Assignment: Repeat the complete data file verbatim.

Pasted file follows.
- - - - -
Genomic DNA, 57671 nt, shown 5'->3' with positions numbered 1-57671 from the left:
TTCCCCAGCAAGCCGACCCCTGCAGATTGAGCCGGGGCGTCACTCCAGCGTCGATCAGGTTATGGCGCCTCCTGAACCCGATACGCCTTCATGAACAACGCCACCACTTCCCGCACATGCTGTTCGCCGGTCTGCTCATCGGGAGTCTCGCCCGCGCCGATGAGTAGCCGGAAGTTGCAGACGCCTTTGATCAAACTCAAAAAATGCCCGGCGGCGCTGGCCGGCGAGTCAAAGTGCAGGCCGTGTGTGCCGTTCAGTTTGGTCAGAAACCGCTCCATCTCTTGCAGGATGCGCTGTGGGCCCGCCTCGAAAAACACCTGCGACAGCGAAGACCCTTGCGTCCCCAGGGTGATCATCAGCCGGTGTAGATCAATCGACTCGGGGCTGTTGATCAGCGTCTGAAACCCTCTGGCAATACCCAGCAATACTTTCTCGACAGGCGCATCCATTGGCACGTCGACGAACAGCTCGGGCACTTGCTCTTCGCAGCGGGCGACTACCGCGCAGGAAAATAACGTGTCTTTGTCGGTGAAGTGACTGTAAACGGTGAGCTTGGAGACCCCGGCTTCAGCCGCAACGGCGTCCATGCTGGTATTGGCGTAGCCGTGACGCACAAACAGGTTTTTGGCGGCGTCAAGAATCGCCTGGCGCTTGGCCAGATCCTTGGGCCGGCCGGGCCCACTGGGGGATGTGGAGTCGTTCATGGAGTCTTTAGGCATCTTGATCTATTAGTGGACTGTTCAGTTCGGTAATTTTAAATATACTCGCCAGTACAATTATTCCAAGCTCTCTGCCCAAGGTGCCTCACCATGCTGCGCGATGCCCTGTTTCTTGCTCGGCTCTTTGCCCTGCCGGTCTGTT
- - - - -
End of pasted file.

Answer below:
Genomic DNA, 57671 nt, shown 5'->3' with positions numbered 1-57671 from the left:
TTCCCCAGCAAGCCGACCCCTGCAGATTGAGCCGGGGCGTCACTCCAGCGTCGATCAGGTTATGGCGCCTCCTGAACCCGATACGCCTTCATGAACAACGCCACCACTTCCCGCACATGCTGTTCGCCGGTCTGCTCATCGGGAGTCTCGCCCGCGCCGATGAGTAGCCGGAAGTTGCAGACGCCTTTGATCAAACTCAAAAAATGCCCGGCGGCGCTGGCCGGCGAGTCAAAGTGCAGGCCGTGTGTGCCGTTCAGTTTGGTCAGAAACCGCTCCATCTCTTGCAGGATGCGCTGTGGGCCCGCCTCGAAAAACACCTGCGACAGCGAAGACCCTTGCGTCCCCAGGGTGATCATCAGCCGGTGTAGATCAATCGACTCGGGGCTGTTGATCAGCGTCTGAAACCCTCTGGCAATACCCAGCAATACTTTCTCGACAGGCGCATCCATTGGCACGTCGACGAACAGCTCGGGCACTTGCTCTTCGCAGCGGGCGACTACCGCGCAGGAAAATAACGTGTCTTTGTCGGTGAAGTGACTGTAAACGGTGAGCTTGGAGACCCCGGCTTCAGCCGCAACGGCGTCCATGCTGGTATTGGCGTAGCCGTGACGCACAAACAGGTTTTTGGCGGCGTCAAGAATCGCCTGGCGCTTGGCCAGATCCTTGGGCCGGCCGGGCCCACTGGGGGATGTGGAGTCGTTCATGGAGTCTTTAGGCATCTTGATCTATTAGTGGACTGTTCAGTTCGGTAATTTTAAATATACTCGCCAGTACAATTATTCCAAGCTCTCTGCCCAAGGTGCCTCACCATGCTGCGCGATGCCCTGTTTCTTGCTCGGCTCTTTGCCCTGCCGGTCTGTT